Your Obsession With Other People’s Income Is Hurting You

Vanessa Torre

What’s supposed to be inspiring is going to ruin your mental health. Karolina Grabowska/Pexels

Imagine the world for a minute if we had no idea what anyone made as to their income. Sure, we understand that salary ranges exist, and we need that data to make informed decisions about our careers. But, what if we took all that personal income information, stuck it in a box, tied it up with a pretty bow, and threw it off a cliff?

We’d be more content with that we have. We’d do a better job of planning our lives for the future. Our self-esteem and self-worth would improve.

We’d be able to celebrate our own successes.

That’s not what I see happening. I see people working multiple jobs, burning out at a very young age, and setting unrealistic expectations for themselves that leave them feeling like failures.

Something is broken.

We’re on income data overload, and it’s making us crazy.

We’re made to believe that we should be inspired by every single person who has hacked some system to maximize their earnings.

Question the intention of every single person that tells you exactly what they make. It’s low key mental manipulation. They are selling you something that, more times than not, will destroy your mental health.

The only person’s income we should be concerned about is our own. The rest is noise. The noise has become deafening.

I have one mother of a spreadsheet to track my finances. It has six different worksheets that are all linked to each other through formulas. Every day, when I have my morning coffee, I check all of my accounts (yes, even my investments), and I update the data.

It projects exactly how much money I will have when I retire at 62 based on conservative assumptions, how much money I need to pay to whom for the rest of the month, and even how much money my daughter has toward college every month for four years based on what I have saved for her. I have a balance sheet that tells me my net worth. It’s pretty amazing.

I’ll tell you how to make your own colossal spreadsheet, but there’s no way I’m telling you the data in that spreadsheet. You don’t need to know that.

It doesn’t help me, and it doesn’t help you.

If I tell you how to track your financial info yourself, I am giving you a tool. If I tell you the data in that spreadsheet, all I am encouraging you to do is compare your success to mine.

Like comparative suffering doesn’t make us feel better about our struggles or the struggles of others, comparative success doesn’t make us feel better about our own achievements. It actually makes us feel worse. Comparison is the devil’s playground, and he’s having a heyday right now.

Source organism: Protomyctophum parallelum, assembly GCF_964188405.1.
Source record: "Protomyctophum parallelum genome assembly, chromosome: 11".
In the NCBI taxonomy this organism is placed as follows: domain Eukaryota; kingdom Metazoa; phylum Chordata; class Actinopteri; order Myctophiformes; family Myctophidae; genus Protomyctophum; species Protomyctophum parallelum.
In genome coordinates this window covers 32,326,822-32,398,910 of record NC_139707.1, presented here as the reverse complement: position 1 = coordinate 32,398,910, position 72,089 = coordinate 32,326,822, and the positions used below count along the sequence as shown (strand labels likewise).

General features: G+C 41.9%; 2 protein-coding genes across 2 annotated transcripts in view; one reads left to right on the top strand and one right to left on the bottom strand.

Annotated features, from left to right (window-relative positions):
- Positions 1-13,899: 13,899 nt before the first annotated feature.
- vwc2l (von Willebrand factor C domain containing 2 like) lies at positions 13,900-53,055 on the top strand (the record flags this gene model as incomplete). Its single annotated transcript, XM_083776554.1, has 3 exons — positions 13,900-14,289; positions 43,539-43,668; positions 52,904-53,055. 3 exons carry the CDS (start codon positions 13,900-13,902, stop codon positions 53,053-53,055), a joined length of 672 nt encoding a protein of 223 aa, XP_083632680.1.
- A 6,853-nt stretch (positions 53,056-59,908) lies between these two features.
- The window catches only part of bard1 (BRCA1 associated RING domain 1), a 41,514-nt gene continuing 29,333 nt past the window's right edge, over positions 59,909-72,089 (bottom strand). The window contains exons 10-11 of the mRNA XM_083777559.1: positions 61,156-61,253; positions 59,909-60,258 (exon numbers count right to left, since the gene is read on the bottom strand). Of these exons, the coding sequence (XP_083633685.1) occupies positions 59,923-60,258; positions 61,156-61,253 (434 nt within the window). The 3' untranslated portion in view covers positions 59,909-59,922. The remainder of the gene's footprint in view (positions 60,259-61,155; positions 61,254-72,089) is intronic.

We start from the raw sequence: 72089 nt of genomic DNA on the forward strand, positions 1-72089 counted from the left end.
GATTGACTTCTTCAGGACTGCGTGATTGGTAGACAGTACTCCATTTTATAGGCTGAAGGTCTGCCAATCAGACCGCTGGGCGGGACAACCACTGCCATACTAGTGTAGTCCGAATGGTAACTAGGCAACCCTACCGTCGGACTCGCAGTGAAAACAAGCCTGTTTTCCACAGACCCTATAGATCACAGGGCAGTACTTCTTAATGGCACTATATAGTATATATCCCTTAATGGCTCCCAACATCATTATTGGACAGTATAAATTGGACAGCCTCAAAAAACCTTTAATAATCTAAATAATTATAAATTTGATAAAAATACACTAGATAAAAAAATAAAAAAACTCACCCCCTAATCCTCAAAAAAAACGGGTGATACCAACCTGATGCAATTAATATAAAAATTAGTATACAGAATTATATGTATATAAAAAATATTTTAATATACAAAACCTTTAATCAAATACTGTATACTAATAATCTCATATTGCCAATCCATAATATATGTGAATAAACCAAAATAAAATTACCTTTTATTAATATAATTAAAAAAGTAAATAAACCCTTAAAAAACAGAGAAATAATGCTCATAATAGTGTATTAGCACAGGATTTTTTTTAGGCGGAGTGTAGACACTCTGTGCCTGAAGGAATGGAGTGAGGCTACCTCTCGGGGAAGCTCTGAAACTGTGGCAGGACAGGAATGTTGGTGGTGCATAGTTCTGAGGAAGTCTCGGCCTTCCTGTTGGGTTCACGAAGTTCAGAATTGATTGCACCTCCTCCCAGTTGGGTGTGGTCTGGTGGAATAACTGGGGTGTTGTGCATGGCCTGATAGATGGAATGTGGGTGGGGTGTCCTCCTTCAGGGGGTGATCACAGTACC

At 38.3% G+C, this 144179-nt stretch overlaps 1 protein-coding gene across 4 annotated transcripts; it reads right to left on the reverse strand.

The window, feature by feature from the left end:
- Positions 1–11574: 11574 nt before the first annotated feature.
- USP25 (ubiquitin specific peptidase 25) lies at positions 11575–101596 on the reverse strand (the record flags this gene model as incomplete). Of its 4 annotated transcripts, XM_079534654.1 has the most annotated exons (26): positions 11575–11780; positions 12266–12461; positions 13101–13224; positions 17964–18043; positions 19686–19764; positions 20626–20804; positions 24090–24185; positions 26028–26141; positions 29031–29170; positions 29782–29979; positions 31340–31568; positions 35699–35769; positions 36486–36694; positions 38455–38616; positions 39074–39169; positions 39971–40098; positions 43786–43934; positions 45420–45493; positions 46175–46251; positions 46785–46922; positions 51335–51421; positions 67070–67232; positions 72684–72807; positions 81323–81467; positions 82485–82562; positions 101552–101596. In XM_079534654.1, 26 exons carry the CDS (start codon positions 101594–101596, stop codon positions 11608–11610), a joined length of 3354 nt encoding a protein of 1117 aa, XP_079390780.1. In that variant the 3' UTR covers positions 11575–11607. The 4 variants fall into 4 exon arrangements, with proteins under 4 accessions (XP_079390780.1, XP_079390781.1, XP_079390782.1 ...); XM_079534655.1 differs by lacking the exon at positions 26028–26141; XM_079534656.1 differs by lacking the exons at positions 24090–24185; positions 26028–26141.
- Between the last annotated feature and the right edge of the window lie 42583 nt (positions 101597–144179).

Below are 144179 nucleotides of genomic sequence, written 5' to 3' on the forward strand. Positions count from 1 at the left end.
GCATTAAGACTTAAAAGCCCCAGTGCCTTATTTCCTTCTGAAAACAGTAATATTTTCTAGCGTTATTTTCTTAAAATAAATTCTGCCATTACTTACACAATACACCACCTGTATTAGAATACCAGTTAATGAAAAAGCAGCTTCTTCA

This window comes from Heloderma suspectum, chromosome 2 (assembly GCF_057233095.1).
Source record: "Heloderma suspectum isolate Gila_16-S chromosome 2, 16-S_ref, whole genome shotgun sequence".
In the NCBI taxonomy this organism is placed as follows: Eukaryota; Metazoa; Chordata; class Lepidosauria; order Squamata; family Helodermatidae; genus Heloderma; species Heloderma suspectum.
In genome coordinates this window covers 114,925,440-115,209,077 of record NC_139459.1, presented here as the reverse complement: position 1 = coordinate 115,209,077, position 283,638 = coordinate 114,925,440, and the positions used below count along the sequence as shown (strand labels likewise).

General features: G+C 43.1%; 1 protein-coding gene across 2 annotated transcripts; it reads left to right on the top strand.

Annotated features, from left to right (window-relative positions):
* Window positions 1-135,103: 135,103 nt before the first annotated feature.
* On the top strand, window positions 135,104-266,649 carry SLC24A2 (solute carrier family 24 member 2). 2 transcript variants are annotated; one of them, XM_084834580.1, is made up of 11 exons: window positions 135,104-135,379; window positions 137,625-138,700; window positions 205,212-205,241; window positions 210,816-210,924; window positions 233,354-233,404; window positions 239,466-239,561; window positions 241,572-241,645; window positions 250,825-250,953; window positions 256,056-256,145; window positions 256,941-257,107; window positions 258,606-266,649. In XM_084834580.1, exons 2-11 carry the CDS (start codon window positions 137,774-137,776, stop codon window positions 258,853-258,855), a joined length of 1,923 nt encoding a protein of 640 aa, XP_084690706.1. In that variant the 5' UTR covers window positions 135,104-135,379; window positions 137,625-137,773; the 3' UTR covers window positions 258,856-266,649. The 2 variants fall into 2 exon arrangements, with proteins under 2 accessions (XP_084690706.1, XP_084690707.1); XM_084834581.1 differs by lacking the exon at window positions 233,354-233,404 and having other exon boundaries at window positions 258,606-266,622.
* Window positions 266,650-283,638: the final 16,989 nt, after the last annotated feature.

If we make more money than someone else, we feel great for us, but it robs us of the empathetic ability to feel joy for that person in their space.

If we make less, it robs us of our ability to do the same thing for ourselves. This is not mentally healthy.

So either we become an asshole taking joy in elevating ourselves above someone else, or we become the victim of the great unfairness of life that someone else is doing better than we are.

Reading article after article, watching show after show where people flaunt their income is not going to turn you into the money-making machine that is shown before you. There’s one reason for that. You are not that person.

Not everyone has the resources, support, or means that others may have that allows them to make large sums of money doing whatever it is they are convincing you that you can do. Cut yourself some slack.

Stop obsessing over what someone else is making. Focus instead on yourself. Work as hard as feels good to you and forget all the other noise that is outside influence telling you it’s not good enough.

Sit in the space of your own contentment and relish how good it feels. There is nothing wrong with level setting your own accomplishments and earnings. When you get to the point where you understand what is good enough, an amazing thing happens. You become good enough.

So the next time you think of launching the next great Instagram account, monetized YouTube Channel, or any other plan that has made someone else $10k last month, reconsider.

Instead, consider the price of your joy. Your sanity. Your time. Your energy. Your self-esteem. These are the things you may be robbed of. I’m not saying you shouldn’t take a chance or be motivated to succeed. I’m saying that the chance you take should be modeled after your own picture of success, not someone else’s.

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Flaming pinball, nerd, music lover, wine snob, horrible violin player. No, she won’t stop taking pictures of her drinks. IG: vanessaltorre Twitter: @vanessaltorre

Phoenix, AZ

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